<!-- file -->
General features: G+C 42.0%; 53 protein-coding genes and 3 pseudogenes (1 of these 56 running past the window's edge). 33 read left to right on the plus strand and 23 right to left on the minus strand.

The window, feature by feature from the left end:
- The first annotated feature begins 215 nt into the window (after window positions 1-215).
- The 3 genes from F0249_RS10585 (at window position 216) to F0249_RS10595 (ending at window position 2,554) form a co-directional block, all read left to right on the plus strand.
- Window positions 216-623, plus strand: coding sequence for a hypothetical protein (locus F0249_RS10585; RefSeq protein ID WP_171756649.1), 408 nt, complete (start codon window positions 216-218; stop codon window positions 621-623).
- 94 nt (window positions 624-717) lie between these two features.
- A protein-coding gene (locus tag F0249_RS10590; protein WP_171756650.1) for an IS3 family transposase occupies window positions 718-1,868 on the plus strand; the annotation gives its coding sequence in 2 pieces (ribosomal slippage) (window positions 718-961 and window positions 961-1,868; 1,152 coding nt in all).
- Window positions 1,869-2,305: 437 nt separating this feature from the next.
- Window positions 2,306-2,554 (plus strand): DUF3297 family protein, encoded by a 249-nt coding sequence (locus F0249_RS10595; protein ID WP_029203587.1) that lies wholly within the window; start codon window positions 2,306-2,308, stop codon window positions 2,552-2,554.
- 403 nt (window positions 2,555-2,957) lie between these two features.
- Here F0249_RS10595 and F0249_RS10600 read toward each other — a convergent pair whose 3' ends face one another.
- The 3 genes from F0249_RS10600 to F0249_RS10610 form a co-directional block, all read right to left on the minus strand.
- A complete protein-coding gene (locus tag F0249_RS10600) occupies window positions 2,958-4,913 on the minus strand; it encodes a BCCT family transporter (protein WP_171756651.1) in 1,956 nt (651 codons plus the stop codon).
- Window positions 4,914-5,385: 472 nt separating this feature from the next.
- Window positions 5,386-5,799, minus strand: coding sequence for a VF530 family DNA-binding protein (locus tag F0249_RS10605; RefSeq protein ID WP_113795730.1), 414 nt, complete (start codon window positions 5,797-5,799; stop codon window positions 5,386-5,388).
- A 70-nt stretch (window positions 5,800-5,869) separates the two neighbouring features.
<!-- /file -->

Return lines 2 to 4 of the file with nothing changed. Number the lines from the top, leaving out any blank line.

The window, feature by feature from the left end:
- The first annotated feature begins 215 nt into the window (after window positions 1-215).
- The 3 genes from F0249_RS10585 (at window position 216) to F0249_RS10595 (ending at window position 2,554) form a co-directional block, all read left to right on the plus strand.